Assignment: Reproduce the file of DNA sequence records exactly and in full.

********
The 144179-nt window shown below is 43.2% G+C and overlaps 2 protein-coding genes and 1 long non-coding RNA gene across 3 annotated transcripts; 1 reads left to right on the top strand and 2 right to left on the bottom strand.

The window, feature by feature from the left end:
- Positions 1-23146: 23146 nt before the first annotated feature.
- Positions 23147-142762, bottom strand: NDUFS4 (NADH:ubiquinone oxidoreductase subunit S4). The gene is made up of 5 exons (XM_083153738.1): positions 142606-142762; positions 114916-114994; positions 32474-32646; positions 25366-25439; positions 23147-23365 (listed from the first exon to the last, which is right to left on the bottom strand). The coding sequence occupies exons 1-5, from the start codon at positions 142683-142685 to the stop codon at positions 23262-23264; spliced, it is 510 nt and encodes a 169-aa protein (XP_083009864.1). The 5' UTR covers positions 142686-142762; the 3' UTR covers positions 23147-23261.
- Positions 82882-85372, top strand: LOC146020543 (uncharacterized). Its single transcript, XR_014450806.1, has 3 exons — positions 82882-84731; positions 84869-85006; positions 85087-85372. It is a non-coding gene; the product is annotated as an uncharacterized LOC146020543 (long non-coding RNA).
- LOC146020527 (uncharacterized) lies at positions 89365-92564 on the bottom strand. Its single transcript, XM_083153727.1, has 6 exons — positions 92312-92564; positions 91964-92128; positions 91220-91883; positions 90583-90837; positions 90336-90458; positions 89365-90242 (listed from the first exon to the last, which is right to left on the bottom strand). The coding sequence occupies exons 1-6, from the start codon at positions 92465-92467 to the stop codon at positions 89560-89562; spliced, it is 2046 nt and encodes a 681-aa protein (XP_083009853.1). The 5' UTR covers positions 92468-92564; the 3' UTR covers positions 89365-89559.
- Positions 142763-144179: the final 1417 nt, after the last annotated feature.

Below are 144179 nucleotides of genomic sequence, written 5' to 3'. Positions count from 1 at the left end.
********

The 144179-nt window shown below is 43.2% G+C and overlaps 2 protein-coding genes and 1 long non-coding RNA gene across 3 annotated transcripts; 1 reads left to right on the top strand and 2 right to left on the bottom strand.

The window, feature by feature from the left end:
- Positions 1-23146: 23146 nt before the first annotated feature.
- Positions 23147-142762, bottom strand: NDUFS4 (NADH:ubiquinone oxidoreductase subunit S4). The gene is made up of 5 exons (XM_083153738.1): positions 142606-142762; positions 114916-114994; positions 32474-32646; positions 25366-25439; positions 23147-23365 (listed from the first exon to the last, which is right to left on the bottom strand). The coding sequence occupies exons 1-5, from the start codon at positions 142683-142685 to the stop codon at positions 23262-23264; spliced, it is 510 nt and encodes a 169-aa protein (XP_083009864.1). The 5' UTR covers positions 142686-142762; the 3' UTR covers positions 23147-23261.
- Positions 82882-85372, top strand: LOC146020543 (uncharacterized). Its single transcript, XR_014450806.1, has 3 exons — positions 82882-84731; positions 84869-85006; positions 85087-85372. It is a non-coding gene; the product is annotated as an uncharacterized LOC146020543 (long non-coding RNA).
- LOC146020527 (uncharacterized) lies at positions 89365-92564 on the bottom strand. Its single transcript, XM_083153727.1, has 6 exons — positions 92312-92564; positions 91964-92128; positions 91220-91883; positions 90583-90837; positions 90336-90458; positions 89365-90242 (listed from the first exon to the last, which is right to left on the bottom strand). The coding sequence occupies exons 1-6, from the start codon at positions 92465-92467 to the stop codon at positions 89560-89562; spliced, it is 2046 nt and encodes a 681-aa protein (XP_083009853.1). The 5' UTR covers positions 92468-92564; the 3' UTR covers positions 89365-89559.
- Positions 142763-144179: the final 1417 nt, after the last annotated feature.

Below are 144179 nucleotides of genomic sequence, written 5' to 3'. Positions count from 1 at the left end.